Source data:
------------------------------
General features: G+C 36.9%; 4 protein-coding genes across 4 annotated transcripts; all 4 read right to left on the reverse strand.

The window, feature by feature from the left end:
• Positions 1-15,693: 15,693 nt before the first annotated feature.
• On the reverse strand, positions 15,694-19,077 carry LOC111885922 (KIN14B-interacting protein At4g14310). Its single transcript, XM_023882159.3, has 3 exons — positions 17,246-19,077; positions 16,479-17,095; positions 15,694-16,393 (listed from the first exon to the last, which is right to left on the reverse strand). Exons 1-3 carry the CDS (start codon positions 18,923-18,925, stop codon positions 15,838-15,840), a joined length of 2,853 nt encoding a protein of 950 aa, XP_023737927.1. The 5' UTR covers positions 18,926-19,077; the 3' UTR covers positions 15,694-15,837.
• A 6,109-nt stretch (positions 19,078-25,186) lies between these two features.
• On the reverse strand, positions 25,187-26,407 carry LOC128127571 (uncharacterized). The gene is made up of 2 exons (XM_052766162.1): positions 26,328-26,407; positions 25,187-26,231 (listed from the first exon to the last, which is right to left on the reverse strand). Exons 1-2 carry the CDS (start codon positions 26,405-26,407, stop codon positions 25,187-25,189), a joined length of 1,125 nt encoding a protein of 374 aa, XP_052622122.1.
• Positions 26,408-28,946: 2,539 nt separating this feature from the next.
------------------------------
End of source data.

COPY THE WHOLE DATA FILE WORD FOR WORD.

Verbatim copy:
General features: G+C 36.9%; 4 protein-coding genes across 4 annotated transcripts; all 4 read right to left on the reverse strand.

The window, feature by feature from the left end:
• Positions 1-15,693: 15,693 nt before the first annotated feature.
• On the reverse strand, positions 15,694-19,077 carry LOC111885922 (KIN14B-interacting protein At4g14310). Its single transcript, XM_023882159.3, has 3 exons — positions 17,246-19,077; positions 16,479-17,095; positions 15,694-16,393 (listed from the first exon to the last, which is right to left on the reverse strand). Exons 1-3 carry the CDS (start codon positions 18,923-18,925, stop codon positions 15,838-15,840), a joined length of 2,853 nt encoding a protein of 950 aa, XP_023737927.1. The 5' UTR covers positions 18,926-19,077; the 3' UTR covers positions 15,694-15,837.
• A 6,109-nt stretch (positions 19,078-25,186) lies between these two features.
• On the reverse strand, positions 25,187-26,407 carry LOC128127571 (uncharacterized). The gene is made up of 2 exons (XM_052766162.1): positions 26,328-26,407; positions 25,187-26,231 (listed from the first exon to the last, which is right to left on the reverse strand). Exons 1-2 carry the CDS (start codon positions 26,405-26,407, stop codon positions 25,187-25,189), a joined length of 1,125 nt encoding a protein of 374 aa, XP_052622122.1.
• Positions 26,408-28,946: 2,539 nt separating this feature from the next.